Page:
Thanks to streaming music services like Soundcloud, Spotify, YouTube, and others, we have access to soundscapes from multiple political and cultural contexts at the touch of a button. Depending on the platform, the discovery algorithms are able to bring the listener to the most similar songs. Of the big three: Spotify, YouTube, and Soundcloud, I've found Soundcloud offers the most relevant songs. Young West Africa is listening to these sounds, picking up influences from all over the Africas and bringing it into their art. What results is work that is a fusion of sounds, and very self aware. These young artists are Sensitive About Their Shit because they realize the influence it's having, thanks to the internet freeing them to move these artifacts faster and wider.

In her 2014 single, "Life", Efya, a twenty-nine year old Ghanaian singer-songwriter sings about "music today" and the central role it plays in her life.

Music out of Young West Africa didn't just show up one day. While the influence of Black American culture infuses these emerging works, the indigenous sound is unmistakeable, steeped in West African beats, and laced with the rich history of sounds in which Black American music has its roots. The complex beat arrangements, layered compositions, unrelenting horn sections, and seductive bass lines coupled with traditional African languages and local pidgin English come together to form a rich tapestry of art.

The Artistes

These young creators are savvy. The internet moves their works quickly, and they are hungry enough to stay creating and maybe even a bit addicted to the energy they're putting forth. Not only is their sound increasingly sophisticated, but their packaging and promotion reveals an understanding of the moment at which they are creating. Releases are accompanied by beautiful cover art, or highly produced Youtube lyric videos, or both. If their hustle is tight enough, there might even be a short film to go along with the music. By creating more ways for their music to touch down, these artists are pushing West African cultural production to the next level. And they know it.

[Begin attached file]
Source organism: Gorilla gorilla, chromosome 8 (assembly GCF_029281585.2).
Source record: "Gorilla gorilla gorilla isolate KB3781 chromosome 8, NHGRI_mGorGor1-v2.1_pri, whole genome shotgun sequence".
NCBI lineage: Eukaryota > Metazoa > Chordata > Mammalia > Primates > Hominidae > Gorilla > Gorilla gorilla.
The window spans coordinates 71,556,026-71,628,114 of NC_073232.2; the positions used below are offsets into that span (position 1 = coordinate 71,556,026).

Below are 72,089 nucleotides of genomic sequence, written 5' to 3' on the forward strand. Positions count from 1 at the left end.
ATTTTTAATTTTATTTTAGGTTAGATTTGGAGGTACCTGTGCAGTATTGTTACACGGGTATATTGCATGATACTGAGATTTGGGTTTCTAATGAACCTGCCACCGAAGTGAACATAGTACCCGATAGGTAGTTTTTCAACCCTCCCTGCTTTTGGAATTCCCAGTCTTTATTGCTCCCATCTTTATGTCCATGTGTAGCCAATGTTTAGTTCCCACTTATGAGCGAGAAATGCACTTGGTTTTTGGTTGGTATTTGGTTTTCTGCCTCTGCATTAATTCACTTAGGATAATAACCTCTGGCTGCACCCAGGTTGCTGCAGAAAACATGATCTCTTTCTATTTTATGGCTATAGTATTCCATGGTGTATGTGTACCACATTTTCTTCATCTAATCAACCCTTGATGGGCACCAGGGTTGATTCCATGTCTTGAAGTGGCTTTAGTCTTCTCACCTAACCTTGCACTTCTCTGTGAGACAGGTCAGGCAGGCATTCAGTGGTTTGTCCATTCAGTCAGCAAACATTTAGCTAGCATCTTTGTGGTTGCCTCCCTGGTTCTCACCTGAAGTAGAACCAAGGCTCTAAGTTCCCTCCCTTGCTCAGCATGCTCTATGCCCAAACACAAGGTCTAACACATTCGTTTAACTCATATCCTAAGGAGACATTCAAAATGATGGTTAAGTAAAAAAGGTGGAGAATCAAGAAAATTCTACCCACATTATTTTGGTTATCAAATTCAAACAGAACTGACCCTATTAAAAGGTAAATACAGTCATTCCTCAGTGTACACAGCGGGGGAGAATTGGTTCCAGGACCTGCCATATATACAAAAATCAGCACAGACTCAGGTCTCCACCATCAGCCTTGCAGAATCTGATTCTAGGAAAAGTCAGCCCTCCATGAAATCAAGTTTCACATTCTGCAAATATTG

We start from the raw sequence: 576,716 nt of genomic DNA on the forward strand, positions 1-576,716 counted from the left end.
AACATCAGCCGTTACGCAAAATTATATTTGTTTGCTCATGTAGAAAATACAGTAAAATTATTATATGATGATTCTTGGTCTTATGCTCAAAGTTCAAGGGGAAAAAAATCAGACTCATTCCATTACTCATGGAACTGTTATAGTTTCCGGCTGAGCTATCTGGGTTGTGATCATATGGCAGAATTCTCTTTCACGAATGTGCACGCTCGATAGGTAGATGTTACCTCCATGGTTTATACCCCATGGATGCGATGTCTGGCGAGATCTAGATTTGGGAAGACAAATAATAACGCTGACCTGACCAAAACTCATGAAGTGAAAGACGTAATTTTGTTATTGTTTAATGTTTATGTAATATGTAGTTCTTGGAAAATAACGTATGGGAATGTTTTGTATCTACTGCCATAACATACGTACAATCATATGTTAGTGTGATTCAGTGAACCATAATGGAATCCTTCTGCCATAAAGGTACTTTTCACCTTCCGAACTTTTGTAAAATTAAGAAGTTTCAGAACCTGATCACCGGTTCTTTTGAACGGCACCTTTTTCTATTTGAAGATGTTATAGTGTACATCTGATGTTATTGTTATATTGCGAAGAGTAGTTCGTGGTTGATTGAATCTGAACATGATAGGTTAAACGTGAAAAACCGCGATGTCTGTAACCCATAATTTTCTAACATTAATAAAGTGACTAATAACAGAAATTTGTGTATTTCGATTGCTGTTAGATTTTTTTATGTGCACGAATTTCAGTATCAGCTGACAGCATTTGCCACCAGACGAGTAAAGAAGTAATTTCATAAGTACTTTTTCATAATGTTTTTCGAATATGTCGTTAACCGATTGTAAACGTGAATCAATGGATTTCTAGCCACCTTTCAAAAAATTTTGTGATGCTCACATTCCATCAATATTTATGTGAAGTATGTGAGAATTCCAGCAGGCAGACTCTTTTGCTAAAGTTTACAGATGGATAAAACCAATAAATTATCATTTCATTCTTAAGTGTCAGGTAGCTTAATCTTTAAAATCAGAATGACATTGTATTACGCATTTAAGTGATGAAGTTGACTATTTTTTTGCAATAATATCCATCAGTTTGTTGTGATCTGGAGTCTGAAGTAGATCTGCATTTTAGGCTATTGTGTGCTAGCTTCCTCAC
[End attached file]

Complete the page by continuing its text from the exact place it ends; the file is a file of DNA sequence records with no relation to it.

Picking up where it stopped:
The industry is maturing, giving room for enterprising people like Evans who runs Official VI Music, a record label and artiste management company in Ghana. He represents several Ghanian talents, including Adomaa, Akotowaa, FRA!, Robin Huws, TheGentleMan, and Tronomie the Anomaly. In December 2016, Evans and his crew produced the first VIM Concert to give his artists the visibility they need to get their art seen and heard.

Along with budding record labels, the scene is peppered with writers blogging and archiving the music and its people. Harmattan Rain announces itself as "your guide to dope African indie & alternative music and beyond." Baroque Age is taking the conglomerate route, with several subsidiary initiatives underneath its banner.

These new wave is not just music. The fine and performative arts are also finding fresh air and new vibes as technology brings the West Africas closer to each other. nKENTEn is a collaborative effort to document this, and Exodus, the "Design School for Nigeria" is pioneering new ways to solve old problems through design thinking.

Wherever you are, the new musical and art age of the Africas is truly an exciting thing to witness. I hope you're paying attention. We at Afrolicious certainly are.